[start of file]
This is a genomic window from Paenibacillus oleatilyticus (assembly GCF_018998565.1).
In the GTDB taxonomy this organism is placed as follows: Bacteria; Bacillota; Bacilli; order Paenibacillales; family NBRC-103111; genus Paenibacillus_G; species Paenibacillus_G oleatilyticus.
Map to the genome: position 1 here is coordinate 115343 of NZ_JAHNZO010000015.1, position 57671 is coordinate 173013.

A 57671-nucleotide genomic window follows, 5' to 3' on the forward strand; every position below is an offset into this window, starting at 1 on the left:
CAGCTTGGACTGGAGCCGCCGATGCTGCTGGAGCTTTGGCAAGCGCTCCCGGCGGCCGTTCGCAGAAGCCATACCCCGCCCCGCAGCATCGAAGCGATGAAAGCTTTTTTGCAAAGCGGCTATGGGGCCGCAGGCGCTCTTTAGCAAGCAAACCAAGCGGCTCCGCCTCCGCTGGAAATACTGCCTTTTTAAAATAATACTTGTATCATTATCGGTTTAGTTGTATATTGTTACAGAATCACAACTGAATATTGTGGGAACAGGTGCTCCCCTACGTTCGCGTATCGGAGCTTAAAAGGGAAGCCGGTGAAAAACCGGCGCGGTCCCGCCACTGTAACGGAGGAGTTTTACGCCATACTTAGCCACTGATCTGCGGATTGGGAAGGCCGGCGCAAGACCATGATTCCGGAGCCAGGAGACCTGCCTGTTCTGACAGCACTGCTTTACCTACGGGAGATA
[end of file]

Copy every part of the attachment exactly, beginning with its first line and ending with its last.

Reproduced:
This is a genomic window from Paenibacillus oleatilyticus (assembly GCF_018998565.1).
In the GTDB taxonomy this organism is placed as follows: Bacteria; Bacillota; Bacilli; order Paenibacillales; family NBRC-103111; genus Paenibacillus_G; species Paenibacillus_G oleatilyticus.
Map to the genome: position 1 here is coordinate 115343 of NZ_JAHNZO010000015.1, position 57671 is coordinate 173013.

A 57671-nucleotide genomic window follows, 5' to 3' on the forward strand; every position below is an offset into this window, starting at 1 on the left:
CAGCTTGGACTGGAGCCGCCGATGCTGCTGGAGCTTTGGCAAGCGCTCCCGGCGGCCGTTCGCAGAAGCCATACCCCGCCCCGCAGCATCGAAGCGATGAAAGCTTTTTTGCAAAGCGGCTATGGGGCCGCAGGCGCTCTTTAGCAAGCAAACCAAGCGGCTCCGCCTCCGCTGGAAATACTGCCTTTTTAAAATAATACTTGTATCATTATCGGTTTAGTTGTATATTGTTACAGAATCACAACTGAATATTGTGGGAACAGGTGCTCCCCTACGTTCGCGTATCGGAGCTTAAAAGGGAAGCCGGTGAAAAACCGGCGCGGTCCCGCCACTGTAACGGAGGAGTTTTACGCCATACTTAGCCACTGATCTGCGGATTGGGAAGGCCGGCGCAAGACCATGATTCCGGAGCCAGGAGACCTGCCTGTTCTGACAGCACTGCTTTACCTACGGGAGATA